Take the 2-minute tour ×
Stack Overflow is a question and answer site for professional and enthusiast programmers. It's 100% free, no registration required.

How can I store this series of bits "000001111110001" (15bits) in a variable using C language.

I tried to store it into unsigned int:

unsigned int key=000001111110001;

but it doesn't, so please help me.

share|improve this question
    
Convert it to hexadecimal or decimal and store it in a numeric type big enough (e.g. short, int...). Binary, decimal and hexadecimal are not a different types, it's just different ways to represent the same value. –  m0skit0 Jun 16 '13 at 17:40
    
stackoverflow.com/questions/15114140/… –  user529758 Jun 16 '13 at 17:42
    
Duplicate of stackoverflow.com/questions/2611764/… –  ruben2020 Jun 16 '13 at 18:14

2 Answers 2

Usually, the bits are broken down into 4 bits at a time, and then converted to hexadecimal representation:

unsigned int key = 0x03F1;

You can choose to break the bits down into 3 bits at a time and use octal representation (01761), or use regular decimal representation (1009).

If you want to use bits, you can build it up yourself like this:

unsigned int key = (1<<9)|(1<<8)|(1<<7)|(1<<6)|(1<<5)|(1<<4)|(1<<0);

Or, perhaps slightly more mnemonic:

#define b4(x) \
    ((((0##x >> 9) & 01) << 3) | \
     (((0##x >> 6) & 01) << 2) | \
     (((0##x >> 3) & 01) << 1) | \
     (((0##x >> 0) & 01) << 0))
#define b8(x1, x0) ((b4(x1) << 4) | b4(x0))
#define b16(x3, x2, x1, x0) ((b8(x3, x2) << 8) | b8(x1, x0))

unsigned int key = b16(0000,0011,1111,0001);

The macro b4(x) expects x to be 4 binary digits as input, and converts it into a 12 bit octal number (that is 3 bits is used to represent a single binary digit). Then, it converts that 12 bit octal number into a true 4 bit number. b8(a,b), and b16(a,b,c,d) extend on b4(x).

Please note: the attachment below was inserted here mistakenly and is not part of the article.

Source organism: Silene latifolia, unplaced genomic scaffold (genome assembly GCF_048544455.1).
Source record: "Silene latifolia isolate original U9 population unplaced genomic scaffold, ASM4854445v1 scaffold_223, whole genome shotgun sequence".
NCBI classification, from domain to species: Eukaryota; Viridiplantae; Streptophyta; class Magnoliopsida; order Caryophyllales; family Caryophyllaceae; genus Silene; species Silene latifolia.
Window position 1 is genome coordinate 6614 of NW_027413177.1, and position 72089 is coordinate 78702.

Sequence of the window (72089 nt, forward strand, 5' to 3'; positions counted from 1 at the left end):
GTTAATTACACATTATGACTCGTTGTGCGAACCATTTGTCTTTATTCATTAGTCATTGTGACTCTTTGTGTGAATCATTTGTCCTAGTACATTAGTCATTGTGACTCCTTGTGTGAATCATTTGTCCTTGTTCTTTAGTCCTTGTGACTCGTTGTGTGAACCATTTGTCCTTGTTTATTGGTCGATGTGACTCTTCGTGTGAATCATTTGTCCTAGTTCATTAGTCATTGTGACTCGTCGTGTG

Fancier macro tricks may help you do it in an even more automated way. See for example P99.

share|improve this answer
    
What's unsigned bit? I guess you meant int (or maybe short). –  m0skit0 Jun 16 '13 at 17:38
    
@m0skit0 No, he did mean that unsigned. –  user529758 Jun 16 '13 at 17:40
    
@H2CO3 unsigned bit? There's no such type. –  m0skit0 Jun 16 '13 at 17:41
    
i meants unsigned int –  Ismael Rachdaoui Jun 16 '13 at 17:41

If your compiler supports it (see FDinoff comment), you can represent an integer value in binary format if you precede it with a 0b:

unsigned int x = 0b000001111110001;

Some alternatives:

  • 000001111110001 is 1009 for ten-fingered humans, so just represent this value:

unsigned int x = 1009;

  • 000001111110001 is 3F1 in hexadecimal, use 0x prefix:

unsigned int x = 0x3F1;

  • If you want things more complicated, represent it in octal form, use 0 prefix:

unsigned int x = 01761;

The thing is that no matter how you represent 1009 (000001111110001, 3F1, 1761), always the same bits will go in those sizeof(unsigned int) bytes (at least for the same endianness).

share|improve this answer
4  
Note: this is a gcc Extension –  FDinoff Jun 16 '13 at 17:43
    
@FDinoff thanks for pointing this out, I've included it in the answer. –  Vincenzo Pii Jun 16 '13 at 17:44
    
An extension or C++11's user defined literals... hopefully, it will be back-ported to C some day... –  Antzi Jun 16 '13 at 20:26

Your Answer

 
discard

By posting your answer, you agree to the privacy policy and terms of service.

Not the answer you're looking for? Browse other questions tagged or ask your own question.